Film, Review, Tamil

Massu Engira Masilamani

After a nearly fatal accident, petty conman of the streets, Masilamani (Suriya), realizes he can interact with ghosts who need their incomplete wishes fulfilled. And among the ghosts is his father, Sakthi (Suriya again), who was brutally murdered by the villains…

I think I can finally say it though I was hoping I did not have to. Venkat Prabhu, the once extremely promising filmmaker (Chennai 600028 (2007)), is dead. He leaves behind a man who claims to make not films but instead dishes out diets (Biriyani (2013)) and aims to hit sixes (Massu Engira Masilamani). Little wonder then, his films are becoming little more than a collage of obvious crowd pleasing commercial items and in-house Tamil film jokes put together haphazardly and edited most jerkily in the hope of boosting a flimsy narrative, which is then put together by mishmashing from various films. In MEM, he combines the horror-comedy genre –  the film owes a lot to The Frighteners (1996), Ghost Town (2008) and the Korean film Hello Ghost (2010) amongst others –  with a formulaic revenge drama that’s been done to death. Unsurprisingly, the final result is a half-baked hotchpotch of a product going nowhere. OK, he might have attempted a type new to Tamil cinema, but it’s finally the complete film that counts and MEM fails miserably in its execution. Lazy writing, tacky CG and a terribly weak first half pretty much sound the death knell for the rest of the film.  This when the second part of the film is a notch better with at least some plotting and the odd interesting twist but by then its bland going ons fail to engage you.

Don’t get me wrong. I have no issue with the formulaic entertainer or even lack of logic. For instance, Premgi says spirits don’t go to temples but he does and later on we find out he is one. But at least the filmmaker should work on the elements to make the narrative flow entertaining. Staples like the intro song or the action scenes feel awfully stale and the less said about the romantic track and its development (or lack of) between Suriya and Nayanthara, the better. The scene where he first sees her with the change in music is lifted straight from Mani Ratnam’s Thalapathi (1991).  Yuvan Shankar Raja gives a very average musical score in terms of his songs (Poochandi perhaps being the best of the lot) and their choreography and picturization lack sparkle. The background score does come alive occasionally like the lively ‘Masss Theme’ but overall, does little to elevate the film. RD Rajasekar does give the film some polish with his lighting and framing but again when the script is weak, no amount of great technicalities can save a film and MEM is no exception.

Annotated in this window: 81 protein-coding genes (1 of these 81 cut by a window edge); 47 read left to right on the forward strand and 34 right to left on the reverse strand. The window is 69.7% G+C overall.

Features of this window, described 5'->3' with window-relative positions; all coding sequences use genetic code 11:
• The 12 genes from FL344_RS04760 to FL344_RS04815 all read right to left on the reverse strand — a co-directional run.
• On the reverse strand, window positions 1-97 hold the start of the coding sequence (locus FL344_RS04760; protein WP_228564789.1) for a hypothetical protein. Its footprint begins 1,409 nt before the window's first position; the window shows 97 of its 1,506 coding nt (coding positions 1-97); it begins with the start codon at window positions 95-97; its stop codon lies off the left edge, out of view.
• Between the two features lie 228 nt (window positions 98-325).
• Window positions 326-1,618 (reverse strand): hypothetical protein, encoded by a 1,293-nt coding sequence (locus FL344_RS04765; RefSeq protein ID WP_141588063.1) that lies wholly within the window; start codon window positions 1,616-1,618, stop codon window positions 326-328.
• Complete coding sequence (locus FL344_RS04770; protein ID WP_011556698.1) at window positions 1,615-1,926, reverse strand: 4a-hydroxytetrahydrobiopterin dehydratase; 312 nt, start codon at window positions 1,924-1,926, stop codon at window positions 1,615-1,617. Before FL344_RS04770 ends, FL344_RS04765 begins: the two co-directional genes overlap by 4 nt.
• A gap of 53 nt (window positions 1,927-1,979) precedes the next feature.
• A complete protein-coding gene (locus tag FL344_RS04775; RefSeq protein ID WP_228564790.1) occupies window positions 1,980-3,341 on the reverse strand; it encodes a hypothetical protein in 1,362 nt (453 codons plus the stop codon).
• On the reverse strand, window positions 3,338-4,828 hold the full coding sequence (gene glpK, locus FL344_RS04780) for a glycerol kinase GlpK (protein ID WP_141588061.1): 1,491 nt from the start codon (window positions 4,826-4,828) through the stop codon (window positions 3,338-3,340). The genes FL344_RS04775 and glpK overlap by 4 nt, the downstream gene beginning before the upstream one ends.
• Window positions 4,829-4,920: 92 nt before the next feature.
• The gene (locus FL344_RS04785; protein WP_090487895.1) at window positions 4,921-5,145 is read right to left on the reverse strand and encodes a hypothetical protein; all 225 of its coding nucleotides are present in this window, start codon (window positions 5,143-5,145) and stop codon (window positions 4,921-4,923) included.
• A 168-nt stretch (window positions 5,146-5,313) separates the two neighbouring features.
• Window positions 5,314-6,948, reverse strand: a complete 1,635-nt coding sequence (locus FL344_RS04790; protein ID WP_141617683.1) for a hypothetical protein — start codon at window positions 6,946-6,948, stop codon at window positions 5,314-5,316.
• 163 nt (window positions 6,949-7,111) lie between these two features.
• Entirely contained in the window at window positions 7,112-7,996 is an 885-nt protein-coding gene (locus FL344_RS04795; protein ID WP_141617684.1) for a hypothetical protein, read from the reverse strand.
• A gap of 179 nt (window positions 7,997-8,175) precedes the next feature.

The other person one is most disappointed with is the film’s leading man, Suriya. OK. I can’t complain about his performance(s) as father and son. He is an extremely capable actor and he delivers (he’s great in the more emotional moments of the film) for his fans but I do wonder what makes him select scripts like this. Post Vaaranam Aayiram (2008), there has been a steady decline in the quality of his films and barring an Ayan (2009) or a Singam (2010) – not great films but at least watchable enough – the films have been mediocre to say the least. It is tragic to see such a colossal waste of talent but here, I feel Suriya is as much to blame as the filmmakers. Being the star, these films only get made once he gives the go-ahead to the project. And it’s sad to have to see him piggybacking on Ajith’s iconic line from Mankatha (2011) or have the Kaththi (2014) background score play in the film.

There’s not much to say about the other actors. Nayanthara gets no help from the script while Praneetha does little more than look on in wide-eyed wonder probably trying to come to terms with the fact that she has been paired opposite Suriya. Premgi Amaren is largely unfunny but bearable enough in the only other substantial role outside those of Suriya’s but that is because he has been reigned in and controlled.  The rest of the actors including Parthiban have no scope for performing and don’t really make an impact.

The filmmakers might have wanted to make a film that is massu but unfortunately, the final result is one big messu.


Tamil, Horror, Comedy, Thriller, Drama, Color

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